A review is announced after the inquiry into the 1995 BBC interview with Diana, Princess of Wales.
The BBC is to review its editorial practices and investigate how journalist Martin Bashir was rehired, after the inquiry into his interview with Diana, Princess of Wales.
Lord Dyson’s report found the BBC covered up “deceitful behaviour” used by Bashir to secure the interview.
The BBC board accepted the findings in full and reiterated its apology.
The Duke of Cambridge said his mother was failed “not just by a rogue reporter” but by BBC bosses.
The inquiry, published last week, found Bashir had faked documents – bank statements designed to suggest Princess Diana was under surveillance – to win the trust of her brother Earl Spencer, and eventually gain access to the princess for the 1995 Panorama interview.
As media interest in the interview increased, the BBC covered up what it had learned about how Bashir secured the interview, the inquiry said.
In its statement, the board said it hoped to ensure the “mistakes of the past” could not be repeated.
“We accepted Lord Dyson’s findings in full and reiterate the apology we have offered to all those affected by the failings identified,” it said.
“We recognise the impact that the events it describes has had on so many people, not least those whose lives were personally affected by what happened. We also acknowledge that audiences had a right to expect better from the BBC.”
The board said it had “confidence” that the “processes and guidelines in today’s BBC are much stronger than they were in 1995”.
But it said “it is right that we review the effectiveness of the BBC’s editorial policies and governance in detail”.
The BBC rehired Bashir as religion correspondent in 2016, when questions had already been asked about his conduct, saying the post was filled after a competitive interview process.
Bashir, who was subsequently promoted to religion editor, has since resigned without a pay-off.
BBC chairman Richard Sharp told the BBC’s World at One: “I take comfort from the fact that Martin Bashir is no longer here. I don’t take comfort yet from understanding why he was rehired. We will find that out.”
Asked what he knew of Bashir’s rehiring, including whether due diligence was carried out, he said: “I actually don’t know, that is being examined by the executive and they will report to the board on that. “I want to see the facts.”
The Panorama interview featured Princess Diana giving an extraordinarily frank account of her marriage to the Prince of Wales, famously saying “there were three of us in this marriage” – a reference to her husband’s affair with the future Duchess of Cornwall and admitting to an affair of her own.
Richard Sharp’s intervention is significant partly because it is the first time a BBC figure has spoken since Prince William’s statement.
He made clear that his concern was not only the (lack of) integrity of the original broadcast, but the “culture” that allowed Bashir’s deceit and the subsequent “woeful” investigation.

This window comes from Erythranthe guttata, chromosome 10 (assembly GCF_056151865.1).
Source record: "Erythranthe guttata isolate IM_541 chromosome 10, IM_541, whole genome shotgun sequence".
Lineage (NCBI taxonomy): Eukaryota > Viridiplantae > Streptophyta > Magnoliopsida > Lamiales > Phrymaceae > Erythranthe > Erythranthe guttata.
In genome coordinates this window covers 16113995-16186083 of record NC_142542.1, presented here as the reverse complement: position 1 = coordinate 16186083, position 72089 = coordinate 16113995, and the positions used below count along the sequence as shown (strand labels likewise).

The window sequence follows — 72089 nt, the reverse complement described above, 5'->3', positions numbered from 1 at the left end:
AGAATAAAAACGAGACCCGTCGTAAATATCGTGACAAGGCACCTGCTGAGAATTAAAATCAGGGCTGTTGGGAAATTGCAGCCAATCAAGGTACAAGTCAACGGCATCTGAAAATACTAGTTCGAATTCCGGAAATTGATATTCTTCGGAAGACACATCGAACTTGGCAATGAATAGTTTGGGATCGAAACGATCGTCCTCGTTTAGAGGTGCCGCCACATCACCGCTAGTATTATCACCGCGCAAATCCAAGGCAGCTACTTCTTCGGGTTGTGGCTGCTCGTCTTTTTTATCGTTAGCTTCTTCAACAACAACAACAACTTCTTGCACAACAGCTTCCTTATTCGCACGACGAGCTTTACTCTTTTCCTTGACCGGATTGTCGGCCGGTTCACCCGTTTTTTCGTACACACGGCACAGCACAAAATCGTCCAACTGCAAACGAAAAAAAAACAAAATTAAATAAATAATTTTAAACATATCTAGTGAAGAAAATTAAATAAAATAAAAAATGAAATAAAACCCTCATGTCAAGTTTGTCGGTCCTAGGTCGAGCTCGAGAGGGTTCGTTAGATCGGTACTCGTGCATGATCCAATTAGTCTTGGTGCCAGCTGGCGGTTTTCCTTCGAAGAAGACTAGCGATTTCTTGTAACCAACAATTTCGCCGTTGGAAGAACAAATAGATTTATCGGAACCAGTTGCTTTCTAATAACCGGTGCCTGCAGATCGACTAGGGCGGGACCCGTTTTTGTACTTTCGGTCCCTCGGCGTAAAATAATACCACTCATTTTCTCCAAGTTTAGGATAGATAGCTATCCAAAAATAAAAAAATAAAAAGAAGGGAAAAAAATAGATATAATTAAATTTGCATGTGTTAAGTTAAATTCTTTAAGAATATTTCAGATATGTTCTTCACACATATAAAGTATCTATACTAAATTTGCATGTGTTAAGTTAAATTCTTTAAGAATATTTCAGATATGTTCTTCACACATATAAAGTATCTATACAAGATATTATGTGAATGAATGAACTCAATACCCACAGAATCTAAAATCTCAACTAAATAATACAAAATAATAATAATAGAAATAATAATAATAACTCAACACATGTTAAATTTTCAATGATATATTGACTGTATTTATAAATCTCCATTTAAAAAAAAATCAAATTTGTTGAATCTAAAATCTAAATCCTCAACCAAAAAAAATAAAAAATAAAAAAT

The focus of this story is moving on, as Sharp acknowledged, to why Bashir was rehired by the BBC in 2016.
He was an employee of the BBC until this month.
As the clamour for reforms grow, this re-entry of Bashir to the BBC, and his subsequent promotion, undermines any hopes the corporation had that it could argue this all belongs to the past.
Mr Sharp said that there was “no doubt… that the practices adopted in advance of the interview were entirely unacceptable in any ethical news journalism broadcasting entity, and that was a clear failure”.
He added: “It’s also clear that the approach to reviewing the programme and the practices failed. And that’s a separate failure which was identified in the prince’s statement to do with governance, accountability and scrutiny.”
James Harding, who was the director of BBC News when Bashir was rehired, said last week that he had not known the journalist had forged bank statements and, had he known, “he wouldn’t have got the job”.
Asked about whether he had consulted then-director general Lord Hall about the reappointment, Mr Harding, who left the BBC at the beginning of 2018, did not answer directly but said he himself took responsibility for Bashir’s rehiring.
Lord Dyson’s report, published last Thursday, said the BBC had fallen short of “high standards of integrity and transparency” over the interview.
The report said an internal BBC investigation in 1996, led by Lord Hall, into the initial complaints had been “woefully ineffective”.
The independent inquiry was commissioned by the BBC last year, after Diana’s brother, Earl Spencer, questioned Bashir’s tactics to get the interview.
Lord Dyson found that Bashir had deceived Earl Spencer by showing him forged bank statements that falsely suggested individuals were being paid for keeping the princess under surveillance.
The inquiry said Bashir had later lied, telling BBC managers he had not shown the fake documents to anyone.
And it described significant parts of Bashir’s account of the events of 1995 as “incredible, unreliable, and in some cases dishonest”.
Bashir has said mocking up the documents “was a stupid thing to do” and that he regretted it, but said they had had no bearing on Diana’s decision to be interviewed.
Speaking to the Sunday Times, Bashir said he was “deeply sorry” to her sons, the dukes of Cambridge and Sussex.
But he rejected Prince William’s claim that he had fuelled her paranoia, saying they were close and he “loved” her.
Following the report’s publication, the Duke of Cambridge said the deception fuelled his mother’s paranoia and worsened his parents’ relationship.
Due to the way it was obtained, Prince William has said the interview should not be shown again.